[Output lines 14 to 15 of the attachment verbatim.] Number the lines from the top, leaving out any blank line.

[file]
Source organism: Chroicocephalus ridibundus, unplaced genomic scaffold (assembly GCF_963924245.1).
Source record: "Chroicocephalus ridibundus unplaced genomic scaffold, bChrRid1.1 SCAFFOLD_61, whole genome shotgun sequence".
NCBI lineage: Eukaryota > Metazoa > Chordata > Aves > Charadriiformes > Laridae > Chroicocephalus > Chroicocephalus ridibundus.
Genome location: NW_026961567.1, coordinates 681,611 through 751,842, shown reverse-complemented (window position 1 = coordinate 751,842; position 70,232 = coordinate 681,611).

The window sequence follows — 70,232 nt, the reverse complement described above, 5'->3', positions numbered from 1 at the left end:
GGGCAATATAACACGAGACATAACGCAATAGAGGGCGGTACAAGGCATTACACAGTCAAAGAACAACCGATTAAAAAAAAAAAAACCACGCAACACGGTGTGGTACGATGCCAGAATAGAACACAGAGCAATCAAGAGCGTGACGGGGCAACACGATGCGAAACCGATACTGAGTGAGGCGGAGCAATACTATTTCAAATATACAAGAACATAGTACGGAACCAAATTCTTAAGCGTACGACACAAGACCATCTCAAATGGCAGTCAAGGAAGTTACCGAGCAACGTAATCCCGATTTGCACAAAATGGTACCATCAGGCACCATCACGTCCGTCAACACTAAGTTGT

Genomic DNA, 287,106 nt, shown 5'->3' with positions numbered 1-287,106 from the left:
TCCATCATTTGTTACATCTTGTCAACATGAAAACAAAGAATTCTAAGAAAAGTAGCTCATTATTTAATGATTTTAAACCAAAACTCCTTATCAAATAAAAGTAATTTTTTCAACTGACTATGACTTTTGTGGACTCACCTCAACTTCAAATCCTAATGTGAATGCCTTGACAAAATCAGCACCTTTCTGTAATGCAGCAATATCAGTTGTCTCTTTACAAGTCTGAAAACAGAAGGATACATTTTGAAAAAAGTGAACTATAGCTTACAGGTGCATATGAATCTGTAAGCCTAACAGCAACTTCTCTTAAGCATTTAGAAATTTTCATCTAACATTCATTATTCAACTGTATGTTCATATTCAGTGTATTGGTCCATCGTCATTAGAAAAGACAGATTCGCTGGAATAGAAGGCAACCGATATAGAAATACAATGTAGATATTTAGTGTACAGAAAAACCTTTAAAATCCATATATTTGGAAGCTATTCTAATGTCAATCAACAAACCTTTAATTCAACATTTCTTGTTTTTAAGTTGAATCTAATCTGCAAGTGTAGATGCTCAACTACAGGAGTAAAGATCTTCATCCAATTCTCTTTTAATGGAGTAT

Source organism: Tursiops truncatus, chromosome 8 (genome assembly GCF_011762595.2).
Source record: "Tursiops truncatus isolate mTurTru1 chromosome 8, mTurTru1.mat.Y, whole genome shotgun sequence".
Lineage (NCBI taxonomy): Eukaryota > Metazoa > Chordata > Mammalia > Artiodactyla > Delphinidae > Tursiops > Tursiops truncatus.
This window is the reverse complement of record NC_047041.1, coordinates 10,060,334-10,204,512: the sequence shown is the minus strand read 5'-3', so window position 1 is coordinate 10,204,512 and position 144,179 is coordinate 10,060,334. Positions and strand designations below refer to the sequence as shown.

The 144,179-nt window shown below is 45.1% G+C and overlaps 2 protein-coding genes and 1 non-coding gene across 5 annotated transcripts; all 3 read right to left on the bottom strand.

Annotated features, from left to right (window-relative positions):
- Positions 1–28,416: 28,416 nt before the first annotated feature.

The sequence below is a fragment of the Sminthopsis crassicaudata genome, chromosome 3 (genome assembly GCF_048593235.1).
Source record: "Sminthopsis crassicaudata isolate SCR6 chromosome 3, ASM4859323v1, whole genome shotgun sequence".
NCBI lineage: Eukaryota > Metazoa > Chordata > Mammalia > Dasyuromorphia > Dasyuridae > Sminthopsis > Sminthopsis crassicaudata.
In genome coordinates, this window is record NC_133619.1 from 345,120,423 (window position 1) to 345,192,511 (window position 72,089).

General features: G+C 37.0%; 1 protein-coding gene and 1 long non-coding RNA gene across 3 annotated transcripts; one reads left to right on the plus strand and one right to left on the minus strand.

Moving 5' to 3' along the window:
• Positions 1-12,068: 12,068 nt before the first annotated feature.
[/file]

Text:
Annotated features, from left to right (window-relative positions):
- Positions 1–28,416: 28,416 nt before the first annotated feature.